USDA, Partners in Georgia Usher in a New Era in Conservation

From Growing Georgia


Tuesday, June 3rd, 2014

Agriculture Secretary Tom Vilsack announced last week the launch of what he calls “a new era in American conservation efforts” with an historic focus on public-private partnership.

“This is an entirely new approach to conservation,” Vilsack said. “We’re giving private companies, local communities and other non-government partners a way to invest in what are essentially clean water start-up operations.”

The new conservation program, called the Regional Conservation Partnership Program (RCPP), was authorized in the 2014 Farm Bill and will benefit areas all across the nation. RCPP streamlines conservation efforts by combining four programs (the Agricultural Water Enhancement Program, Cooperative Conservation Partnership Initiative, the Chesapeake Bay Watershed Initiative, and the Great Lakes Basin Program for Soil Erosion) into one that Georgia’s conservation partners will have an even more significant role in.

The RCPP will competitively award funds to conservation projects designed by local partners specifically for their region. Eligible partners include private companies, universities, non-profit organizations, local and tribal governments and others joining with agricultural and conservation organizations and producers to invest money, manpower and materials to their proposed initiatives.

“Local decision making is empowered through this program – bringing together conservation groups, cities and townships, sportsmen groups, universities, agricultural associations and others – to design conservation projects that are tailored to our needs here in Georgia,” said Greg Kist, NRCS acting state conservationist in Georgia.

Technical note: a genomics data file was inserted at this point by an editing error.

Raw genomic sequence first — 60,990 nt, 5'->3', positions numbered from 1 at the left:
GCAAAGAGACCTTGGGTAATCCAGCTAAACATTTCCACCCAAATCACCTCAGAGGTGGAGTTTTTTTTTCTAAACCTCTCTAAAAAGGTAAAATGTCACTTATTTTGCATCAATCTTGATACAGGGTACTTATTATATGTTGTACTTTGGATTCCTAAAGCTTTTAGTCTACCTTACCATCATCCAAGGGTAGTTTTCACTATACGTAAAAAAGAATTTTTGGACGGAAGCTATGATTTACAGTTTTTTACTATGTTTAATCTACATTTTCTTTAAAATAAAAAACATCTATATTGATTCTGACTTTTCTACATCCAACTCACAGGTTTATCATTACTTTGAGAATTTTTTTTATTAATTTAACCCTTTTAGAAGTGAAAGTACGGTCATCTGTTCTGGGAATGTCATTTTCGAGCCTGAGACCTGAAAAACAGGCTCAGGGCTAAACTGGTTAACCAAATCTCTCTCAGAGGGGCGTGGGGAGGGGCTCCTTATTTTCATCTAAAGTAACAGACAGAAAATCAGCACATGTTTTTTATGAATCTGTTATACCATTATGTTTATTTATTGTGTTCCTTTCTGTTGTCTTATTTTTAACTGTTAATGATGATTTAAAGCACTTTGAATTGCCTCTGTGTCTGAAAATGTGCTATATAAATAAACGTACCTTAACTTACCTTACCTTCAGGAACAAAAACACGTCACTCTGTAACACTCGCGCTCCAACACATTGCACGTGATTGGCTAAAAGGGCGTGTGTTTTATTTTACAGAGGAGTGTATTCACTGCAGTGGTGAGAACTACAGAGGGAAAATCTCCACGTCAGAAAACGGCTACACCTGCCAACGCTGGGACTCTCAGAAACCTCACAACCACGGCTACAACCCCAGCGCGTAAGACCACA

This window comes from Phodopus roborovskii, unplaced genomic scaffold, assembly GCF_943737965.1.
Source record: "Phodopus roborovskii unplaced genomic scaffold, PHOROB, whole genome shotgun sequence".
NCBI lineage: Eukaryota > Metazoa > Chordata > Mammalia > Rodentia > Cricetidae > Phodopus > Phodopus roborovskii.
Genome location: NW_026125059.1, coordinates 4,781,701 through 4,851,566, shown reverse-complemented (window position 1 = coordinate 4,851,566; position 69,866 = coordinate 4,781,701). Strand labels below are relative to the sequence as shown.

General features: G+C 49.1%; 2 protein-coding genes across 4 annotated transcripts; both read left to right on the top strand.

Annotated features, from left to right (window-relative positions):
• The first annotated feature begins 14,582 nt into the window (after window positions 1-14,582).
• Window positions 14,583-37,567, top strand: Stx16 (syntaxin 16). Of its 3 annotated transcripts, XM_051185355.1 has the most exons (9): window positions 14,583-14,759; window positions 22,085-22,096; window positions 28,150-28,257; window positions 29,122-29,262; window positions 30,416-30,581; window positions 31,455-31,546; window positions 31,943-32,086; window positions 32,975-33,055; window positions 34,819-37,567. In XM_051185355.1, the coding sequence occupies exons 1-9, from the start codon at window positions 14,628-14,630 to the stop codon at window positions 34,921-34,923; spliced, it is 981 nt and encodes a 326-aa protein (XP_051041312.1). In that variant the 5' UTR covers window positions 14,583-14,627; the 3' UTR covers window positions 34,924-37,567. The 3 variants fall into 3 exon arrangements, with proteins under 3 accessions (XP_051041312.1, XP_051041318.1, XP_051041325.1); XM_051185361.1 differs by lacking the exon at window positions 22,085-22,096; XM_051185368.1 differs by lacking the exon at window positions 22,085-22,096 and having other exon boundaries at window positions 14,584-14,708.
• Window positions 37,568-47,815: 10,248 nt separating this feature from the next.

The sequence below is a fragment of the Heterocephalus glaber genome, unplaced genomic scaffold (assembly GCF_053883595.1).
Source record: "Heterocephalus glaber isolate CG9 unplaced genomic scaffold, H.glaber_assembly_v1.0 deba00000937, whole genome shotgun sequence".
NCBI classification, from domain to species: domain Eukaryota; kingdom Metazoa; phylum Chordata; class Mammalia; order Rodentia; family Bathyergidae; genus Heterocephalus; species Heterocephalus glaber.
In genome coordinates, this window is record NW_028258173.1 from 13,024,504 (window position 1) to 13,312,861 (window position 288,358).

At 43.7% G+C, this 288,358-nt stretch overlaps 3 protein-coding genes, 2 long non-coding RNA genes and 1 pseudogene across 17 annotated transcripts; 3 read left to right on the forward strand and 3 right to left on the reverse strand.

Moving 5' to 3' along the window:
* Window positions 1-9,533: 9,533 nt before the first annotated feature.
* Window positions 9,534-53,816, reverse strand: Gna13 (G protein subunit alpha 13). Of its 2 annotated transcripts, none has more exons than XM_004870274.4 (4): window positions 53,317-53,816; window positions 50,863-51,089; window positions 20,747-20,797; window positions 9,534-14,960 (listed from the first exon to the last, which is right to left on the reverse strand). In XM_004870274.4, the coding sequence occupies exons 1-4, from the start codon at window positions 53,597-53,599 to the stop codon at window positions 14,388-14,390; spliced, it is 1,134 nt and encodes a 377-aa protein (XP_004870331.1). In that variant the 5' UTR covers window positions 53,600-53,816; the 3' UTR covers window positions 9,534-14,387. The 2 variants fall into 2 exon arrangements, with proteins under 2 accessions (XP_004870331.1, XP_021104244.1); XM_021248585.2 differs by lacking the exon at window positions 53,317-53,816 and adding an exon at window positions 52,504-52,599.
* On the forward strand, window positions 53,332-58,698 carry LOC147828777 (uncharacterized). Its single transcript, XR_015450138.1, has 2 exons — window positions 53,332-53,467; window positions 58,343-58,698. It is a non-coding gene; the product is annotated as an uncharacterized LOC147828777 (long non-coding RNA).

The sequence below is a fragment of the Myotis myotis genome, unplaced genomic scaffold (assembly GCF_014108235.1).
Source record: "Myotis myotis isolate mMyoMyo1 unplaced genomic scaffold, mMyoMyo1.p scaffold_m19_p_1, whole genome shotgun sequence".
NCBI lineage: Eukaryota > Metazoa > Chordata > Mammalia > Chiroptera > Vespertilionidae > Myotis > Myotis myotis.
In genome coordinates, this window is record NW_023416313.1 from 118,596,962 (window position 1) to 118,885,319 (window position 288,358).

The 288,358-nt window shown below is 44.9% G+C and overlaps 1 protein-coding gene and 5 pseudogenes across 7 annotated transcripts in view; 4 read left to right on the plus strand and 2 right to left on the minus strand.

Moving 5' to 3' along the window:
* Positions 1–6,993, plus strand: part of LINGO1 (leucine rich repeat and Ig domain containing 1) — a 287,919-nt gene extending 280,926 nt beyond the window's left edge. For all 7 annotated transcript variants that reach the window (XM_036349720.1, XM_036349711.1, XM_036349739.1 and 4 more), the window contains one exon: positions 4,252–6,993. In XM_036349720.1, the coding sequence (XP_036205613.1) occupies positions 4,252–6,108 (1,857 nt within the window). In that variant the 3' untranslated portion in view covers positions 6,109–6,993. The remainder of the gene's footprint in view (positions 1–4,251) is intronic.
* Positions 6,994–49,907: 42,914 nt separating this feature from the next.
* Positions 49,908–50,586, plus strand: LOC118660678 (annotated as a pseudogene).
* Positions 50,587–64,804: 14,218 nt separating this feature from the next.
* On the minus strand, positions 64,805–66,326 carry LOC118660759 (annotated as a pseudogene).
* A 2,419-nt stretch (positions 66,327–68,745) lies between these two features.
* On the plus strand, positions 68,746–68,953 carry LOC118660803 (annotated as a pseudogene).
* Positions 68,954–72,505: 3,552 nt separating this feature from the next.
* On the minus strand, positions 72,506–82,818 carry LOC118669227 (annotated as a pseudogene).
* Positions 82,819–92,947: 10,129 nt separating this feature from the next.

With participating partners investing along with the Department, USDA’s $1.2 billion in funding over the life of the five-year program will leverage $2.4 billion for conservation. Through RCPP, partners propose conservation projects to improve soil health, water quality and water use efficiency, wildlife habitat, and other related natural resources on private lands.

“This is an example of government at its best – streamlining multiple programs into one more effective effort, providing flexible tools, and connecting local citizens and organizations with resources that best address their priorities, protect and improve their quality of life, and propel economic growth,” Vilsack said.

The RCPP has three funding pools:

Vilsack named eight critical conservation areas, which received 35 percent of the program’s overall funding. Parts of Georgia are included in the National critical conservation areas of the Longleaf Pine Range.

Longleaf pine forests once encompassed more than 90 million acres of the North American landscape and represented some of the world’s most unique biologically diverse ecosystems. In 2010, about 3 percent, or 3.4 million acres, of longleaf pine forest remained. With this critical conservation area designation, USDA can build on existing strong partnerships in the area to improve the profitability and sustainability of longleaf pine forest ecosystems. Conservation efforts will address invasive species, habitat degradation and water quality with a goal of increasing longleaf pine acreage from 3.4 to 8 million acres by 2025.

For proposals in Georgia, priorities include: excess/insufficient water, inadequate habitat for fish and wildlife, inefficient energy use, livestock production limitation and water quality degradation. For more state-specific information on RCPP or other conservation programs visit the Georgia web page at or your local USDA service center.

“This program is a prime example of how government can serve as a catalyst for private investment in rural America,” Kist said.

The announcement of program funding can be found at Pre-proposals are due July 14, and full proposals are due Sept. 26.